Subsonic Wave Drag
Wave drag is caused by compressibility effects of air as an aircraft approaches high subsonic speed because local shock (i. e., supervelocity) appears on a curved surface as aircraft speed increases. This is in a transonic-flow regime, in which a small part of the flow over the body is supersonic while the remainder is subsonic. In some cases, a shock interacting with the boundary layer can cause premature flow separation, thus increasing pressure drag. Initially, it is gradual and then shows a rapid rise as it approaches the speed of sound. The industry practice is to tolerate a twenty-count (i. e., ACd = 0.002) increase due to compressibility at a speed identified as Mcrit (Figure 9.8b). At higher speeds, higher wave-drag penalties are incurred.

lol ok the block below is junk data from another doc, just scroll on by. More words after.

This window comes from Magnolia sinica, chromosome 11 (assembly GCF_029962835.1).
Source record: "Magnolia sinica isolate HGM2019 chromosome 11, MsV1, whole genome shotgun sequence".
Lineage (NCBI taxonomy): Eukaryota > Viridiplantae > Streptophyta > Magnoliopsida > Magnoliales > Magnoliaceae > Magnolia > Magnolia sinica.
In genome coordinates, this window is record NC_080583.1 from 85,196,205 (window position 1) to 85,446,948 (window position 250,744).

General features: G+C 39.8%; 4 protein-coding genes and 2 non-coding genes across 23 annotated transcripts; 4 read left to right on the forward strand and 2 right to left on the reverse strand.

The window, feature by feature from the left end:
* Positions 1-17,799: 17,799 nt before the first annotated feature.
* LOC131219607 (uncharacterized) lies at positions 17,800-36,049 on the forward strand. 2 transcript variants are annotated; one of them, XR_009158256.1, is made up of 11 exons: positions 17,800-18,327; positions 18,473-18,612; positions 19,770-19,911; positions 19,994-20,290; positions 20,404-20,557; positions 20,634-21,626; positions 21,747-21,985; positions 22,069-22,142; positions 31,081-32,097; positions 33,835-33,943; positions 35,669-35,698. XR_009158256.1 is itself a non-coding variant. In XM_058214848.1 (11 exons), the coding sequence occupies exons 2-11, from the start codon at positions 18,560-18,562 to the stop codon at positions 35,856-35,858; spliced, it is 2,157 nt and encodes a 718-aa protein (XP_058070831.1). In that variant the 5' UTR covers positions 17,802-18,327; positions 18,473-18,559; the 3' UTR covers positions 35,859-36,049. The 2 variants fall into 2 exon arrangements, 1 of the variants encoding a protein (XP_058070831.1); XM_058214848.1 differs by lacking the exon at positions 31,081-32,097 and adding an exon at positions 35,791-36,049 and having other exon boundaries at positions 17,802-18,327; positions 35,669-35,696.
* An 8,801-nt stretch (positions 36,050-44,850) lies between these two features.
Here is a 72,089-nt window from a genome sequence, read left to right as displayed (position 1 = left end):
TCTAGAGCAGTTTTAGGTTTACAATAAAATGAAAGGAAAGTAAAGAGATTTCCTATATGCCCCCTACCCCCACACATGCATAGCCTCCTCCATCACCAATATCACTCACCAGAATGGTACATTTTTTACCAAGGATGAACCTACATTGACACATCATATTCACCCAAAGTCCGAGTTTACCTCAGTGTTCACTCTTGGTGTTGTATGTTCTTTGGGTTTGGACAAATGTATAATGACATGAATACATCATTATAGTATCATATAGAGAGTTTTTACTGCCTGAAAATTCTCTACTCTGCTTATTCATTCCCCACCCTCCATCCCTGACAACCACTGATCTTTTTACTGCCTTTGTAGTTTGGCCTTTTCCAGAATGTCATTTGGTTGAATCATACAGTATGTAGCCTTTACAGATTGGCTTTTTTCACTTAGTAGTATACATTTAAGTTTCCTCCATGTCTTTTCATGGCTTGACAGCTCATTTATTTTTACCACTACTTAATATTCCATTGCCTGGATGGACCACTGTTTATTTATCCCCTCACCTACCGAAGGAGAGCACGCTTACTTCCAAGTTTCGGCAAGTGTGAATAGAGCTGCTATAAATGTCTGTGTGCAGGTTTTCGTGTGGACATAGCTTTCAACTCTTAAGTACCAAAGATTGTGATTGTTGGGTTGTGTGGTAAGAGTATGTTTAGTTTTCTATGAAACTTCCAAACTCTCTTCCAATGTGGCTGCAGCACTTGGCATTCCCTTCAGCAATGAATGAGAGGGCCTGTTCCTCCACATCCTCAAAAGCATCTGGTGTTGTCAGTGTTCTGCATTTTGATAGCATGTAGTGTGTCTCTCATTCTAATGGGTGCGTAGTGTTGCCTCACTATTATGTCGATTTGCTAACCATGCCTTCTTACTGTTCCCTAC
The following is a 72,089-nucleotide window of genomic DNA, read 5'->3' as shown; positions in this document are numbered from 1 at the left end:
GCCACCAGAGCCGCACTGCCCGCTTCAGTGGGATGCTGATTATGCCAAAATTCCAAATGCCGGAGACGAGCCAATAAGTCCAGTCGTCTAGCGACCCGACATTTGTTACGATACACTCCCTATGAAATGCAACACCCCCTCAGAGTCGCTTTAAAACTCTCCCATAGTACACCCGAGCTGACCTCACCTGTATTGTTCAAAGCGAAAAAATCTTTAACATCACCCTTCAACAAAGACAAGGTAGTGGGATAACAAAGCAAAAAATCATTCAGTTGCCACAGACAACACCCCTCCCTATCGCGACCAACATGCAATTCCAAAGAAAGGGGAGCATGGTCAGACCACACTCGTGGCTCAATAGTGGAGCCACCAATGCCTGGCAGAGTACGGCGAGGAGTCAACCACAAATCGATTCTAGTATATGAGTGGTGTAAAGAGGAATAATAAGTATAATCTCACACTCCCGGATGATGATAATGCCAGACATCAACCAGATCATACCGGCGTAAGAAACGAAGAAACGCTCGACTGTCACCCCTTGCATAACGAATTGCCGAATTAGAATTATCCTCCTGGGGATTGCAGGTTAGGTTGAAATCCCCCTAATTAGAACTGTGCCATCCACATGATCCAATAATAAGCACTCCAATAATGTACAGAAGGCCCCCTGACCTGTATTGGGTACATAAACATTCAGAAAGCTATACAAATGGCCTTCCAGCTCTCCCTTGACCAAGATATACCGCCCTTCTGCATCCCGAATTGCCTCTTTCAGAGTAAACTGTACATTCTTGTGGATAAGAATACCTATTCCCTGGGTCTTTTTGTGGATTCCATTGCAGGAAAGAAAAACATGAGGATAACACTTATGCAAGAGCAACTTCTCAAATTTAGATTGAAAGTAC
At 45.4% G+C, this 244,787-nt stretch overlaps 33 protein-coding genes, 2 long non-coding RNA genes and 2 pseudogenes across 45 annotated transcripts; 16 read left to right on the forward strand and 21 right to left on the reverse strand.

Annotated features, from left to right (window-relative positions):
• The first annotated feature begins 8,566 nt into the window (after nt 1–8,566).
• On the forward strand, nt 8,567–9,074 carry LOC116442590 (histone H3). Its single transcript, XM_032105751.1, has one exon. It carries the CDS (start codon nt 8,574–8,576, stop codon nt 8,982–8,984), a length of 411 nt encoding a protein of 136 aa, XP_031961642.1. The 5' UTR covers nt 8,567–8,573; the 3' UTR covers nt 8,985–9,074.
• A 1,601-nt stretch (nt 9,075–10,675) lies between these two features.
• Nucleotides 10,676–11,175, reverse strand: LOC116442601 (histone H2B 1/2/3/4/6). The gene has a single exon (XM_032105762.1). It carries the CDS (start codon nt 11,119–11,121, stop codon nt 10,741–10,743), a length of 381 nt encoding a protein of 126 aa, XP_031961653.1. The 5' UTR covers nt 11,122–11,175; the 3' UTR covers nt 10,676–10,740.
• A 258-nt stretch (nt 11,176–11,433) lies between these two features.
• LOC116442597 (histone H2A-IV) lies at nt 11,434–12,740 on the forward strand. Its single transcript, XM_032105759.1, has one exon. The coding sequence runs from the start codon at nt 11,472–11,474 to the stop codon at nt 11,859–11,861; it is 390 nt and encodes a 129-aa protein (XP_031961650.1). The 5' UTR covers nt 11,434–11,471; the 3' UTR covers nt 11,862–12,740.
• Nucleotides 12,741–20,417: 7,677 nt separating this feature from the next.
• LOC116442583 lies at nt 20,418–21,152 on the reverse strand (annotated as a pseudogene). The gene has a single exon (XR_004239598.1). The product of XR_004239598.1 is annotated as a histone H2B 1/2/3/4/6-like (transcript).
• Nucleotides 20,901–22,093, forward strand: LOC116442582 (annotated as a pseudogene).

A typical wave drag (CDw) graph is shown in Figure 9.8b, which can be used for coursework (civil aircraft) described in Section 9.19. Wave-drag characteristics are design-specific; each aircraft has its own CDw, which depends on wing geometry (i. e., planform shape, quarter-chord sweep, taper ratio, and aspect ratio) and aerofoil characteristics (i. e., camber and t/c). Wind-tunnel testing and CFD can predict wave drag accurately but must be verified by flight tests. The industry has a large
databank to generate semi-empirically the CDw graph during the conceptual design phase. Today, CFD can generate wave drag accurately and is an indispensable tool (see Chapter 14), replacing the empirical/semi-empirical approach. CFD analysis is beyond the scope of this book. It is suggested that practitioners use data from tests or from CFD analysis in conjunction with an empirical approach.